Veering during gait could also be attributed to asymmetries in the perception of optic flow speed. Research has shown that, during optic flow speed manipulations, individuals with LPD report the right visual field as moving faster than the left, while the opposite is true for RPD (Davidsdottir et al., 2008). A possible explanation for this asymmetric perception of optic flow is related to the unilateral compression of the visual field reported by Harris et al. (2003). During forward movement, texture elements within the compressed visual hemi-field travel a smaller perceived distance over the same period of time as compared to the uncompressed side. Texture elements on the compressed side would expand at a slower optic flow speed. As mentioned earlier, it has been shown that individuals walk away from the faster moving wall (Chatziastros et a., 1999; Chou et al., 2009; Duchon and Warren, 2002). Accordingly, individuals with LPD, who perceive slower optic flow in the left visual field compared to the right, should veer toward the left, away from the perceived faster moving visual field, whereas, RPD should move toward the right. These predictions are in the opposite direction of veering expected as a result of a shifted field of view due to unilateral compression of the visual field or a shifted ECRP.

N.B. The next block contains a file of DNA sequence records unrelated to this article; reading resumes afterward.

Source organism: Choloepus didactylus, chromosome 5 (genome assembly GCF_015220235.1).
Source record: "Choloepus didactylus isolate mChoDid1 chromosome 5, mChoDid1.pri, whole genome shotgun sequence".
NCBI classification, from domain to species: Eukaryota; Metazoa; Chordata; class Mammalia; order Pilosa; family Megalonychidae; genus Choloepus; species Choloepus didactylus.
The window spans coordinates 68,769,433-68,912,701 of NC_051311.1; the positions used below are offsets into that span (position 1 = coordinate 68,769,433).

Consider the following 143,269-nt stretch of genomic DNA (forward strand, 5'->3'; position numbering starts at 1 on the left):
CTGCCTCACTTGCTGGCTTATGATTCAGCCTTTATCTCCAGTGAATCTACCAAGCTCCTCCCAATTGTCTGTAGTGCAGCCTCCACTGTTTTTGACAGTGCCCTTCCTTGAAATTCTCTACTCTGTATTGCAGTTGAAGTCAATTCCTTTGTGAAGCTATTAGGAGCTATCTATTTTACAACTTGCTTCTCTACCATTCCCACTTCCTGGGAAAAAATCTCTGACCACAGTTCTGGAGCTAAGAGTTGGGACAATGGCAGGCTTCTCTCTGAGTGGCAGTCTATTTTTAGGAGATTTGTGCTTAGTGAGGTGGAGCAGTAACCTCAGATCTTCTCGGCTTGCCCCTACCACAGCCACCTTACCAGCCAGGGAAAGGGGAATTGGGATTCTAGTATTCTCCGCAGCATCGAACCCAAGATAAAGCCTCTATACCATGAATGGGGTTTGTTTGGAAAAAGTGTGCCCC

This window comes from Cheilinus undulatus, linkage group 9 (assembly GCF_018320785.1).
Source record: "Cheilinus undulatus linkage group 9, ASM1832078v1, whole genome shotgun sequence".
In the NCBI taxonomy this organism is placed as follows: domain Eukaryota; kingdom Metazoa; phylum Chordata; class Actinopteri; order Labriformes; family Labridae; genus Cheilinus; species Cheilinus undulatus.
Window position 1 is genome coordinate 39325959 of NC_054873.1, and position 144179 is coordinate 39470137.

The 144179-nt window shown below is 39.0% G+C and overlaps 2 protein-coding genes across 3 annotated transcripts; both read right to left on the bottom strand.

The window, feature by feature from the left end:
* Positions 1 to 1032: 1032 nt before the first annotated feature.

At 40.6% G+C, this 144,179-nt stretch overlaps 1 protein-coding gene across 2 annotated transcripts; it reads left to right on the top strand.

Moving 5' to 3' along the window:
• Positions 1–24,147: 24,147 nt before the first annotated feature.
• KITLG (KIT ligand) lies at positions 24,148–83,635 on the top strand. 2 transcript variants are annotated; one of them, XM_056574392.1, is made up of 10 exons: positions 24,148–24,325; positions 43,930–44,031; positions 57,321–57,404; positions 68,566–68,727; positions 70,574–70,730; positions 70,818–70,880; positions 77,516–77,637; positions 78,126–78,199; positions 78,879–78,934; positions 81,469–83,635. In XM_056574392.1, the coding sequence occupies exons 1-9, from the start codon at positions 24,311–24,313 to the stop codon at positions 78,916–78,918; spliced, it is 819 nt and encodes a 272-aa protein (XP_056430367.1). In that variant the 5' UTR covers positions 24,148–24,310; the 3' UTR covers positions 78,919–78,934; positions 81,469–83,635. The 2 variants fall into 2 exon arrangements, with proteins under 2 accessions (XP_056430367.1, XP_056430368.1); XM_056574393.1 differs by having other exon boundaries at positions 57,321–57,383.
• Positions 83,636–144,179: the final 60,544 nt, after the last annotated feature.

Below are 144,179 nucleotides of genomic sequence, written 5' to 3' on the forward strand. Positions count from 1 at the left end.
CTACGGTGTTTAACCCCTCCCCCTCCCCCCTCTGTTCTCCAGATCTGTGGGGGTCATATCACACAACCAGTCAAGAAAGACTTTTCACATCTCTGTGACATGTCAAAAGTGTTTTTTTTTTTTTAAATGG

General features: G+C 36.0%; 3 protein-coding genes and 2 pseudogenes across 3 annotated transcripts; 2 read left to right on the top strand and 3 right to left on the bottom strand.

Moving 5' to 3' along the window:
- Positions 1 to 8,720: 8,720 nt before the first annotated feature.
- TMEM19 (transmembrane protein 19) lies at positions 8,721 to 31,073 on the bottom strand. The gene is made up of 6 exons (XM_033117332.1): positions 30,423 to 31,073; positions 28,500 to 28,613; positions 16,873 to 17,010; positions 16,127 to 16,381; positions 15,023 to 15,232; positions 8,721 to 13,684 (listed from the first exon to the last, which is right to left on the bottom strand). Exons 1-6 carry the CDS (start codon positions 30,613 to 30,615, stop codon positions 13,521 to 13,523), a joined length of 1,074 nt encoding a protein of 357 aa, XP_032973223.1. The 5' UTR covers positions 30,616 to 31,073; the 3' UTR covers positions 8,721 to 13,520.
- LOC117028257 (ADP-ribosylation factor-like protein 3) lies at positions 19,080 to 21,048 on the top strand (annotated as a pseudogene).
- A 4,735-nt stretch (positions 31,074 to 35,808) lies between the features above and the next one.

In addition to a shifted field of view and/or asymmetric perceptions of optic flow speed, PD patients often show marked gait asymmetries (Johnsen et al., 2009; Lewek et al., 2009; Plotnik and Hausdorff, 2008) that may affect the coordination dynamics of walking and contribute to veering. The literature shows that individuals walk toward the side of the body with smaller step lengths (Courtine and Schiepatti, 2004). Accordingly, it is expected that individuals with PD veer toward their initially effected body-side; LPD would veer to the left and RPD right. The present study implemented virtual reality techniques to investigate the relative effects of a shifted field of view, asymmetric perceptions of optic flow speed, and gait asymmetries on heading direction, functional gait parameters, and the inter-limb coordination patterns of walking in patients with PD and healthy, age-matched control adults. Based on the outcomes of previous research it was hypothesized that:
- During the eyes open (EO), blindfolded (BF), and virtual reality (VR) walking trials of Experiment 1, findings reported in the literature would be replicated indicating that patients with PD have decreased walking speed (WS), increased stride frequency (SF), and smaller stride lengths (SL) than healthy age-matched adults.
- With symmetric and asymmetric optic flow speed manipulations, increases in optic flow speed would be accompanied by decreases in WS and SL and increases in SF for all participants. In contrast to the control group, PD patients would show an asymmetry between the initially-affected side and the secondarily-affected side in terms of SL as well as the phase and frequency relations between arm and leg movements.
- During symmetric optic flow speed manipulations, LPD patients would veer toward the right and RPD patients toward the left, indicating the presence of a shifted field of view among PD patients. When asymmetries in optic flow were presented, as in Experiment 3, all participants would use a navigation strategy that equalizes optic flow speed laterally and would walk away from the faster moving wall.